Eventually, the defender became suspect.

"An enemy of the state," says Shun Chetty, biting the words with disdain as he sits in a borrowed office here.

For five years he was one of South Africa's best-known attorneys. At 37, he was a man of international prominence who had defended scores of black activists charged with crimes against the state.

His most celebrated case was the Steve Biko inquest. Biko, a young black leader, became the symbol of the brutal side of South Africa's apartheid policy when he died under mysterious circumstances in 1977 while in police custody. His death drew world attention to South Africa's racial practices and because of that, in Chetty's view, was one of the most important political events to occur there in 20 years.

Three months ago Chetty escaped to Botswana and political asylum, fearing that South African Security police were preparing to arrest him. He had aided, financially and philosophically, a number of young dissidents who had escaped in recent years.

"More and more I was being placed in a position of offering advice and assistance as a person, not as a lawyer," he says. "I had to make a value judgement in my life as to where I stood."

From Botswana, Chetty and his wife, Fazila, flew to London. In October, the United Nations Commission on Apartheid brought him to New York to deliver a paper on apartheid. Under the auspices of the Southern African Project of the Lawyers Committee for Civil Rights Under Law, he has been meeting legal and academic groups to discuss human rights and the legal system in South Africa. And he has been in and out of Washington.

He was impressed that Reps. Don Edwards (D-Calif.) and Paul (Pete) McCloskey (R-Calif.) showed up recently at a reception for him on Capitol Hill.

"I don't rub shoulders with parliamentarians in my country," he told them.

He had been meeting with other officials whom he first met in South Africa. One is former U.S. ambassador William Bowdler, who led the American deputation to the Biko funeral. It was a gesture of U.S. government concern over the fact the Biko had been the 21st non-white to die in detention over an 18-month period. Since Biko's death there have been but two detention deaths. It shows, says Chetty, what international outcry can do to save lives.

Chetty's thoughts about escaping came one day last May when he and his wife were walking in a pine forest. He remembers that the outing was almost spiritual in tone, that only the sunlight intruded.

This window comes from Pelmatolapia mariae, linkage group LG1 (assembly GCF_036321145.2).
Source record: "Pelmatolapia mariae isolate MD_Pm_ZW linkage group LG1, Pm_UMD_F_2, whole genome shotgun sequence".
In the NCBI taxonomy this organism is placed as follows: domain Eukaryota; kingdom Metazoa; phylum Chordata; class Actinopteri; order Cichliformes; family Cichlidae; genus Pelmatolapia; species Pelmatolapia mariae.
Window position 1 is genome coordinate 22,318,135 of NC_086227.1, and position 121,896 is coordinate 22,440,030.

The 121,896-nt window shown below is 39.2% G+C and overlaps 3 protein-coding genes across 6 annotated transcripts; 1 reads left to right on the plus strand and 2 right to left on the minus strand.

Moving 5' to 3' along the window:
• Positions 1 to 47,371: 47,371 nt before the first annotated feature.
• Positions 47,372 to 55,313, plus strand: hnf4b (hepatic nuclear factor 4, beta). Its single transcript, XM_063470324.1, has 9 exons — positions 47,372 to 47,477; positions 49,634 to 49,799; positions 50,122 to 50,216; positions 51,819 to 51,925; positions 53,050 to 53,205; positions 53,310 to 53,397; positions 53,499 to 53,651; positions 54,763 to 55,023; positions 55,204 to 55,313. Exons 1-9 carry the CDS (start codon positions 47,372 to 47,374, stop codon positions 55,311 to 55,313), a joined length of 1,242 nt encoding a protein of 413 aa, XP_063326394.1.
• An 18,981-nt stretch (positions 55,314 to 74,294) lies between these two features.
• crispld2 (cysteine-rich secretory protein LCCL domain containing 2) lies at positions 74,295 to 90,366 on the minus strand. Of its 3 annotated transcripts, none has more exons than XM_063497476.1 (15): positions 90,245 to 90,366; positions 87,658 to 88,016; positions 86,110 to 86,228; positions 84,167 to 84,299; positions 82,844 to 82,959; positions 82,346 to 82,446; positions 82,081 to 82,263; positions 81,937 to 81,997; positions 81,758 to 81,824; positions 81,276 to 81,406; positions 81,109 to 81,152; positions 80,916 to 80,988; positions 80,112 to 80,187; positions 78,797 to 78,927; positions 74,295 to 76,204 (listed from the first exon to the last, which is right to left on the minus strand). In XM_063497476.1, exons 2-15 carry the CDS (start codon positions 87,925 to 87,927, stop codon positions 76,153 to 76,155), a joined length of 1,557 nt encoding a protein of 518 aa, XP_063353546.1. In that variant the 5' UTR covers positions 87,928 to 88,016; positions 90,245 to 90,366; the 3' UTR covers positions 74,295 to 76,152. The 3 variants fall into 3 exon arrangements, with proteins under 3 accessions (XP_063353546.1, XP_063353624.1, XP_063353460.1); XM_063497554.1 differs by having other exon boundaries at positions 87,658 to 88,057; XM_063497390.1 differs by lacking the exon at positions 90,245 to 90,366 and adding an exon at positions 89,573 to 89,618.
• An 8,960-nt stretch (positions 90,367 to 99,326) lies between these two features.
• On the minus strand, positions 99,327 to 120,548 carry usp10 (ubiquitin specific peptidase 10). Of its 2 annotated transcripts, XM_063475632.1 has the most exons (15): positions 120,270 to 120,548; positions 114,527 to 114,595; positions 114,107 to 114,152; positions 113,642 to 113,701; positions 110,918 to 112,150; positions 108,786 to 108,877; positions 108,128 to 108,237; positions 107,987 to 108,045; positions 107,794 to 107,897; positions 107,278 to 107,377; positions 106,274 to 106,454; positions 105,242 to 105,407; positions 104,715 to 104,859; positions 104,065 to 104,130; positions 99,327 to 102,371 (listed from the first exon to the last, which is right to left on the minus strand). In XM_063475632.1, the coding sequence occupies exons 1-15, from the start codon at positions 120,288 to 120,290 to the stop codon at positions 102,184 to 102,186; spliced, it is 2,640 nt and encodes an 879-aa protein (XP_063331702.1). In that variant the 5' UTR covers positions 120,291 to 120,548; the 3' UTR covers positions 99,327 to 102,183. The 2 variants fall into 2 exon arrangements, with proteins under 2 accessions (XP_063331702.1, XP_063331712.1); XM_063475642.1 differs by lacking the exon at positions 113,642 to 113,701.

"One was sort of cocooned from the desperate situation," he says. "The whole atmosphere induced a sense of introspection."

For three years, ever since the South African government had taken away his passport, preventing him from accepting a U.S. State Department invitation to visit here, Chetty was under police surveillance.

As his law practice flourished, he says, so had his vulnerability to official harassment. About 85 percent of his cases were those of black South Africans he was defending who were accused of terrorism, sabotage, sedition or other political crimes.

Authorities had been chipping away at his determination.He held them responsible for intimidating his clients, abusing his wife in anonymous telephone calls, ransacking his home, stealing his office files and wrecking his car. They tried his clients in secret and curtailed the activities of two trainees on his staff through the despised government practice called "banning," he says.

"People who defend dissidents are in turn suspected of being dissidents," he says.

Part of the attempt to discredit him, he explains, was a newspaper article linking him romantically with then - U.S. Deputy Assistant Secretary of State Sally Shelton, now ambassador to Barbados. (Chetty says the reporter who wrote the story admitted recently on British television that he had been a member of South Africa's security police. The story appeared in the government-run newspaper Citizen.)

There were other stories about Chetty. One implied a connection with the U.S. Central Intelligence Agency. Others raised questions about income tax evasion, his professional ethics, and use of money raised abroad to help pay the legal fees of blacks accused of political crimes.

So walking that day in the forest, Chetty was going back through his life trying to figure out where he fit into the political spectrum. He says he was coming to the realization that he couldn't continue the work he was doing, couldn't be effective any longer.

"More and more I found myself being pushed across the threshold from professional objectivity to identification with a cause."

He seemed to be headed in the direction of taking part in armed revolution, he says, though he did not see himself as a guerrilla.

"Oh, yes, it's coming to that," he insists softly.

Without any acceptable means to seek "peaceful, meaningful change," Chetty says his options seemed clear: become involved in the armed struggle to liberate black people, surrender to separate development policies, or flee South Africa altogether.

Chetty is of Indian descent, but his roots in South Africa go back four generations on his mother's side. His paternal grandfather emigrated from India as a sugar cane cutter and eventually owned 5,000 acres of sugar cane. "I love South Africa," Chetty says.

But he had begun to feel "a kind of hopelessness and despair as the last bit of salvation you have in life, that last bit of continued reason for living in South Africa was being taken away."